The ever-growing tourism market in and around Orlando shows no signs of slowing down in 2019, and area hotels need to grow right along with it.
Orlando welcomed a record 72 million visitors in 2017, according to Visit Orlando, and it’s expected to break that record once the 2018 figures are released later this year. This kind of growth comes with challenges for hotels, as tourism growth has long outpaced the number of new hotel rooms being built in the region. Between 2010 and 2017, the number of rooms in Orlando increased by an average of less than 1 percent per year, while the number of visitors jumped by 6.3 percent annually.
But Paul Sexton, vice president of Orlando hotel services firm HREC Investment Advisors, tells Orlando Rising the market seems to be in a much better place heading into 2019. Low-end, motel-style properties built in the 1970s and 80s are rapidly being replaced, the supply of rooms is growing more quickly, and a strong economy means the boom is likely to continue.
“In 2019, I think we’re going to be hitting on all cylinders,” Sexton said.
New theme park developments will only help that growth across the region. With the highly anticipated Star Wars: Galaxy’s Edge opening at Disney’s Hollywood Studios in the late fall, both Disney hotels and properties in the Lake Buena Visita submarket east of Disney World should see strong demand and projects to expand capacity.
When asked what hotel projects are attracting the most attention from other operators, Sexton mentioned two. One is the first phase of Universal’s Endless Summer Resort opening this summer at the corner of International Drive and Universal Boulevard.
“That’s going to be another 2,000 people per day that’s in the I-Drive submarket,” Sexton said.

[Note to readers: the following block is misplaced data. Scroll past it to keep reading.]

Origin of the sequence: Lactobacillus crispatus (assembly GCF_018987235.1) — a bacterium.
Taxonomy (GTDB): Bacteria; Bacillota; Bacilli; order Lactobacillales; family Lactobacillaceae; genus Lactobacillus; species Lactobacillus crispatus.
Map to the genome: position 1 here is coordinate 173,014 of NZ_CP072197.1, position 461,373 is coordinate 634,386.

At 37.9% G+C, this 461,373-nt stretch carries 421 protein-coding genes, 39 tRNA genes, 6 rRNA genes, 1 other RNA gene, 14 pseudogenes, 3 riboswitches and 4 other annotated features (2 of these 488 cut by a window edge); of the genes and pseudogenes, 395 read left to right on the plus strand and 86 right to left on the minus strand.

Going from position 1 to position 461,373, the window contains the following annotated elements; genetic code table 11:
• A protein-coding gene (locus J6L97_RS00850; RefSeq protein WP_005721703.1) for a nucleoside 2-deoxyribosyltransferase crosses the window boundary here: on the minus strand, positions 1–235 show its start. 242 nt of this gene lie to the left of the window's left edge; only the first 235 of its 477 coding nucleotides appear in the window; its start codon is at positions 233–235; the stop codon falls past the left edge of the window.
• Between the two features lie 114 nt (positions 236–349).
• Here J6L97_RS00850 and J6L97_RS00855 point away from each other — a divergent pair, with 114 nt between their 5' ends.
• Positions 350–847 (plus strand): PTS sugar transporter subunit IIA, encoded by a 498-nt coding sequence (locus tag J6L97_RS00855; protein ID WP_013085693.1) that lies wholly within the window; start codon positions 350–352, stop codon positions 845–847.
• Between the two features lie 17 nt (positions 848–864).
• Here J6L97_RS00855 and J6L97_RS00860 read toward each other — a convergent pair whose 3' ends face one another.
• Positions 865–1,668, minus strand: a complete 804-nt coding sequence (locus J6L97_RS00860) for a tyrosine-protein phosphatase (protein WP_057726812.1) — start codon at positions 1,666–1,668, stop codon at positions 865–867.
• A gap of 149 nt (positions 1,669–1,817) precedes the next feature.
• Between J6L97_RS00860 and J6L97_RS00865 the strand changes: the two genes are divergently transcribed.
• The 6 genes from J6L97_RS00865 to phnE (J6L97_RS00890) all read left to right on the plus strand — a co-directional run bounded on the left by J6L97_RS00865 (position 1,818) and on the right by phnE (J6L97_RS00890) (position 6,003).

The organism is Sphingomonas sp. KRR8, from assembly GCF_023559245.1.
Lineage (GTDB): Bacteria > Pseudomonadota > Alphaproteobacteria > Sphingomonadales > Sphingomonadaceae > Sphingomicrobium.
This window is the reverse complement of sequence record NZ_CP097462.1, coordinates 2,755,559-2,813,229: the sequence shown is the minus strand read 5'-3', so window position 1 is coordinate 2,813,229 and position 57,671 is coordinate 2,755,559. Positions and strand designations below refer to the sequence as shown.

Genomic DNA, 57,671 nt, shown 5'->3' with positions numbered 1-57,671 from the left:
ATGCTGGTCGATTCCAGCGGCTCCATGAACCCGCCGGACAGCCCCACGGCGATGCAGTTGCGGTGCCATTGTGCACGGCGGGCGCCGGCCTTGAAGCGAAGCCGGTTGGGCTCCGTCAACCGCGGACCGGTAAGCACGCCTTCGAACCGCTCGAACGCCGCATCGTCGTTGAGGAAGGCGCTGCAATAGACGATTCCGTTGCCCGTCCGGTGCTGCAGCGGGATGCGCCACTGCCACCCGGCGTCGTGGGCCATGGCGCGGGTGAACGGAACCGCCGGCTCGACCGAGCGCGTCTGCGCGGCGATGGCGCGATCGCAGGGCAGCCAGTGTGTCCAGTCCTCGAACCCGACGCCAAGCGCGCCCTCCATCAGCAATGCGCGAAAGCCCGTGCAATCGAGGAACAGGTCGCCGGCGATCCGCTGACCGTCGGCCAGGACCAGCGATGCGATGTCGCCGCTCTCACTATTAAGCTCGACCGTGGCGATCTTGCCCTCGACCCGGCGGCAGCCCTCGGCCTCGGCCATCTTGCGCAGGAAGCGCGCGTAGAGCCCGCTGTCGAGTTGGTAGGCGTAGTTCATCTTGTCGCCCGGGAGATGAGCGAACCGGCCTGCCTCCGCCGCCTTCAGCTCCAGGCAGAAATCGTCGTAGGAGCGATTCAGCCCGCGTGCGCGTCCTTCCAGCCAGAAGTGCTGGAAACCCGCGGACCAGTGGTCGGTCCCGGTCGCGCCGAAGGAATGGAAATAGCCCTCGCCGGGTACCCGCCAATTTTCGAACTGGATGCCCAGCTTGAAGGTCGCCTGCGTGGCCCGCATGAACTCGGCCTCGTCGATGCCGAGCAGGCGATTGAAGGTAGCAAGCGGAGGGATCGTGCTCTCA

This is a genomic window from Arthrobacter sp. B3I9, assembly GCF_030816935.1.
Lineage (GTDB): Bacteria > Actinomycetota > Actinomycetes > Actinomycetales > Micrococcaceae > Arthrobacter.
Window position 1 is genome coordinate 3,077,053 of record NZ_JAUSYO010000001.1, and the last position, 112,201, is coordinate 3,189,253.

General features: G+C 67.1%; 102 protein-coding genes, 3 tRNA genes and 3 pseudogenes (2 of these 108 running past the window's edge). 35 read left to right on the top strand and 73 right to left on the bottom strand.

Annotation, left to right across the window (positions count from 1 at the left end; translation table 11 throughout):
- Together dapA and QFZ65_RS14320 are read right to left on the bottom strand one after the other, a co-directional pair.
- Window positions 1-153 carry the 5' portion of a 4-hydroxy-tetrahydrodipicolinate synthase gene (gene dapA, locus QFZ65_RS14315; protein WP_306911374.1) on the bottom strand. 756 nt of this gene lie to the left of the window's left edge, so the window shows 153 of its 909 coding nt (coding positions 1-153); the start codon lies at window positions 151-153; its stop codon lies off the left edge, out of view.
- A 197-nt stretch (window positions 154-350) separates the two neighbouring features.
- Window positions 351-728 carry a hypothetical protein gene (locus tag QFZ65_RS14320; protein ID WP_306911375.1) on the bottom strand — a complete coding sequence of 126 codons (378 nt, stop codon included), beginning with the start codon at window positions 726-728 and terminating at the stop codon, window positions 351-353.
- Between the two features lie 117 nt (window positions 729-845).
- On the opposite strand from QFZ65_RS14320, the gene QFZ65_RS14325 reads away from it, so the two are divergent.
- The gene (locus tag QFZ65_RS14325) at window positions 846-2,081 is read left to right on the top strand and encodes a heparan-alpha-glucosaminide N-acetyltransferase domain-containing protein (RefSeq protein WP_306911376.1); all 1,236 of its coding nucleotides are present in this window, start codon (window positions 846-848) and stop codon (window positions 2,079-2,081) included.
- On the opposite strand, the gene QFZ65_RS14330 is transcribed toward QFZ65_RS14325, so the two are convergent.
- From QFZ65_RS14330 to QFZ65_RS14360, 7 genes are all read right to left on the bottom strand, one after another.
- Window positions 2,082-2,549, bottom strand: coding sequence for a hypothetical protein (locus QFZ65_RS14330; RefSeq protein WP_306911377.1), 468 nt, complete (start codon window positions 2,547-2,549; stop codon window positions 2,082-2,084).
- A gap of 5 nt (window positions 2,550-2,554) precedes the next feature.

The other is the Margaritaville Resort Orlando opening later this month in Kissimmee.
The 300-acre, Jimmy Buffett-themed destination will help boost the submarket around U.S. 192, once the go-to area for budget-minded Disney guests that suffered as other hotels offered newer, higher quality lodging than its older, motel-style buildings.
“Kissimmee is surprisingly strong, Sexton said. “It’s coming out of its deep recession that’s been going on for about 20 years. A lot of the older hotels have either found alternate uses, been demolished, or have been significantly upgraded. People are starting to come back to Kissimmee.”
One potential threat to the booming hotel market in Orlando may come from vacation rentals. Sexton noted there was a slight drop in occupancy rates towards the end of 2018, despite the increased number of visitors to the region. One possible explanation is the increased availability of vacation homes and short-term rentals, especially in Kissimmee.
“That shadow supply is probably a little bit stronger than maybe some people anticipated and it is robbing hotels of occupancy,” Sexton said.